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Certolizumab pegol leads to rapid improvement of rheumatoid arthritis

Reuters Health • The Doctor's Channel Daily Newscast

NEW YORK (Reuters Health) – Sustained clinical improvements in signs and symptoms of rheumatoid arthritis are apparent within one week of initiating treatment with a novel pegylated TNF inhibitor — certolizumab pegol — added to ongoing methotrexate therapy, investigators report.

Certolizumab pegol consists of “a humanized Fab’ fragment fused to a 40-kd polyethylene glycol moiety,” designed to avoid complement- or antibody-dependent cytotoxicity or apoptosis, lead author Dr. Edward Keystone, at the University of Toronto, and colleagues explain in the November issue of Arthritis & Rheumatism. Pegylation increases the half-life of the drug to about 14 days, they add, and is believed to cause its preferential distribution to inflamed tissue.

The 52-week RAPID 1 (RA Prevention of Structural Damage 1) study was a phase III trial in which 982 patients with an inadequate response to methotrexate alone were randomized 2:2:1 to receive add-on treatment with subcutaneous certolizumab pegol at 200 mg, 400g, or placebo every 2 weeks.

“Improvements in all American College of Rheumatology (ACR) core set of disease activity measures, including physical function, were observed by week 1 with both certolizumab pegol dosage regimens,” the investigators report. The improvements continued through 12 weeks of treatment and remained significant relative to placebo at week 52.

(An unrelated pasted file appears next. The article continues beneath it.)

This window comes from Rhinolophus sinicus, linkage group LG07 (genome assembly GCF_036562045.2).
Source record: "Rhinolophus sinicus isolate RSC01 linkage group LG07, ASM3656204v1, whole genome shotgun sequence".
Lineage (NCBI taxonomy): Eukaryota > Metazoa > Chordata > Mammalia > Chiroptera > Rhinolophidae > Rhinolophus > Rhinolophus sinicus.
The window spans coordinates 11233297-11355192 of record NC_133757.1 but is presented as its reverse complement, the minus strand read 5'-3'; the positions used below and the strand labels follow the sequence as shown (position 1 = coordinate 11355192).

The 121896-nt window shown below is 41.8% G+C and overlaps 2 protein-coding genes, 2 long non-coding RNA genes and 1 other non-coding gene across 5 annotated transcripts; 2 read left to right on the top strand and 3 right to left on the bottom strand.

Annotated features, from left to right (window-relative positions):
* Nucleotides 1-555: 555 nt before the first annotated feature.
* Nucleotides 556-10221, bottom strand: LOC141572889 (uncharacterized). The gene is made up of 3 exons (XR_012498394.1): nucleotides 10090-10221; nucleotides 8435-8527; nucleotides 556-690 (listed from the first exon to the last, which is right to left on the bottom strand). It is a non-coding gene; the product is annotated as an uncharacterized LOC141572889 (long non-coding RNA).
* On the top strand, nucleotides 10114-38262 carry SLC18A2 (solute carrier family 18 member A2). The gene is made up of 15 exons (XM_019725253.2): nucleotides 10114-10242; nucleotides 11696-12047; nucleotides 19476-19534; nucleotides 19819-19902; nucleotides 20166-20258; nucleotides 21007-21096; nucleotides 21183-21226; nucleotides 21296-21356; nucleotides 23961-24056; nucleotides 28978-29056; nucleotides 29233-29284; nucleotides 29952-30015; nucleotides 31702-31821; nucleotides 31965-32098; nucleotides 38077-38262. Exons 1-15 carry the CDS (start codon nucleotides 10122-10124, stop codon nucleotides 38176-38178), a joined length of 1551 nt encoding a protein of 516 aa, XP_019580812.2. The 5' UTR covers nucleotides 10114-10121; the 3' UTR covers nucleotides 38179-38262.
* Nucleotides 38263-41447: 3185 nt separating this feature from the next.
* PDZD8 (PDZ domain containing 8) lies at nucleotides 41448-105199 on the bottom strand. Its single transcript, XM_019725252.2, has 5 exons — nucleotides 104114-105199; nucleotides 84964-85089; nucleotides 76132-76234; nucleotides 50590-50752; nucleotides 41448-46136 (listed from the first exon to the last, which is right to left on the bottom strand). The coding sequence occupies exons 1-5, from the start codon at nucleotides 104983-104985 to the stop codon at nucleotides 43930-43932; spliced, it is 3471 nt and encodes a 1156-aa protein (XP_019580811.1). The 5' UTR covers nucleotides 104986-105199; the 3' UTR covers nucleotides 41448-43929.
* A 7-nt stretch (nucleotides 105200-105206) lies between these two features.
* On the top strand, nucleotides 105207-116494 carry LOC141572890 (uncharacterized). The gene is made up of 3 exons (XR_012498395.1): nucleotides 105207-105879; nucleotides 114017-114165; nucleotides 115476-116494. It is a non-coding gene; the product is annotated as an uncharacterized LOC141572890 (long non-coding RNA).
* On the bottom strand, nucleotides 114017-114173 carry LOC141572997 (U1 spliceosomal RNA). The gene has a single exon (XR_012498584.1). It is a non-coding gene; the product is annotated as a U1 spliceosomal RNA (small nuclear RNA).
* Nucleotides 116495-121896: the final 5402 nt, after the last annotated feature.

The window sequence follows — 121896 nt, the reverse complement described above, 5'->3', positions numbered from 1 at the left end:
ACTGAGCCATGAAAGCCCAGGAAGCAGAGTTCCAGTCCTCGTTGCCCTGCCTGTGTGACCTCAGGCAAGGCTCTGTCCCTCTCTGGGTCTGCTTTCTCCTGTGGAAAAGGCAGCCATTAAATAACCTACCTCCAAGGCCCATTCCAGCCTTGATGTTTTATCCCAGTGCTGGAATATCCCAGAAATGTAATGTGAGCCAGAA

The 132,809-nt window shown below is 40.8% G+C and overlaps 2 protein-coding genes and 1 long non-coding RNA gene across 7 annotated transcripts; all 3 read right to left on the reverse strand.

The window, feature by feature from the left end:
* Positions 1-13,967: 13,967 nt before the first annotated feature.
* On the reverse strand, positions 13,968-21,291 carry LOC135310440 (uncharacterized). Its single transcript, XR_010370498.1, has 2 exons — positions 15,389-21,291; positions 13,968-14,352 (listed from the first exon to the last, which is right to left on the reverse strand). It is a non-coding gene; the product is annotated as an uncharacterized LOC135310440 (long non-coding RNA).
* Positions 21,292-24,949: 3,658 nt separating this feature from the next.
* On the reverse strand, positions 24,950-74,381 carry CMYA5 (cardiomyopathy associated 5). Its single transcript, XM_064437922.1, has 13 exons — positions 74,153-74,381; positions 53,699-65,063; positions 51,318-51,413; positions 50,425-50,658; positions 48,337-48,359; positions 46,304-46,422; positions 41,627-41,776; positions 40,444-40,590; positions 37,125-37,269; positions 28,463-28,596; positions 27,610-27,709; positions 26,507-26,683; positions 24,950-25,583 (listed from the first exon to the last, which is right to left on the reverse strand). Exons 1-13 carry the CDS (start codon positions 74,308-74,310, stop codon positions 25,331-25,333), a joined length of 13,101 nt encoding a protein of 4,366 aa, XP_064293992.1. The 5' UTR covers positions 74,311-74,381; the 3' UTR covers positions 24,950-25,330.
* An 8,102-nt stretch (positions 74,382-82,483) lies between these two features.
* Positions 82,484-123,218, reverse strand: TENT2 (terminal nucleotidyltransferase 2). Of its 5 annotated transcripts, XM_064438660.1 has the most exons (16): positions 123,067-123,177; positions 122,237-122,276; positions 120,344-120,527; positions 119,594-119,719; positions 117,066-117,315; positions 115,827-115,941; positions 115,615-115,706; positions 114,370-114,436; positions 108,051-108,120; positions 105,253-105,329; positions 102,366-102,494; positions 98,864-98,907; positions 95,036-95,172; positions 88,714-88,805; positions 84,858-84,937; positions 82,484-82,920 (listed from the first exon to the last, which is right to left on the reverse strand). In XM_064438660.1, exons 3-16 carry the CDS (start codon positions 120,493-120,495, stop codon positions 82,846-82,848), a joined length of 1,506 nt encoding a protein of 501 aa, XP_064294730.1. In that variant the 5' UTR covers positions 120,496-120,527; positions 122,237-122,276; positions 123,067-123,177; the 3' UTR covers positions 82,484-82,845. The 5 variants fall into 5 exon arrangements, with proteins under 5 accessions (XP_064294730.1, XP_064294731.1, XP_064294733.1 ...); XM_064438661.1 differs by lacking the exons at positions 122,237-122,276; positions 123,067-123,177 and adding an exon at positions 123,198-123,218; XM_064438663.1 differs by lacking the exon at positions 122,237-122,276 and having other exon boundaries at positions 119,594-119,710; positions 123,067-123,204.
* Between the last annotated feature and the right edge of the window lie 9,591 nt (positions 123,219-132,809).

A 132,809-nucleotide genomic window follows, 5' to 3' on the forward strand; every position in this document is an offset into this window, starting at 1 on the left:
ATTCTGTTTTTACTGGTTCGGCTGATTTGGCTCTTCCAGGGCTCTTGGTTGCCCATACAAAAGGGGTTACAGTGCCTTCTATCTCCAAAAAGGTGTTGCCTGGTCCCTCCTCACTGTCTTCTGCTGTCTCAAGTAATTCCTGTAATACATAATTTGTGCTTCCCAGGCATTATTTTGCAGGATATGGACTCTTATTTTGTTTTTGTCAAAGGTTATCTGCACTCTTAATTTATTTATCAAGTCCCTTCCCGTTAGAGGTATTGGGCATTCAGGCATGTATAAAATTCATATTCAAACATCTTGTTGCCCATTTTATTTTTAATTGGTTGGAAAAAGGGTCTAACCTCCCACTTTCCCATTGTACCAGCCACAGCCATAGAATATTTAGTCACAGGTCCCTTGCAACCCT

At week 24, the ACR20 response rates were similar for both active treatment groups, averaging about 60%, compared with 14% for placebo. At week 52, differences in ACR20, ACR50, and ACR70 responses were all significantly greater in patients taking certolizumab pegol versus placebo (p < 0.001 for all comparisons).

Radiographic evaluations showed that certolizumab pegol plus methotrexate inhibited the progression of structural damage, with mean change from baseline in the Sharp score of 0.2-0.4 Sharp units versus 2.8 Sharp units in placebo-treated patients (p < 0.001). Function was also superior, as assessed by the change from baseline in the disability index of the Health Assessment Questionnaire (p < 0.001).

Dr. Keystone’s group reports that the adverse event rates were similar in all three arms of the trial, with about half in each group considered to be related to the study drug. None of the 8 deaths that occurred were attributed to the study drug. The numbers of serious infections and infestations per 100 patient years were 5.3 and 7.3 in the 200-mg and 400-mg certolizumab groups and 2.2 in the placebo groups.

“Combination therapy with certolizumab pegol plus methotrexate in these patients can thus be considered an effective treatment option,” the team concludes.

Arthritis Rheum 2008;58:3319-3329.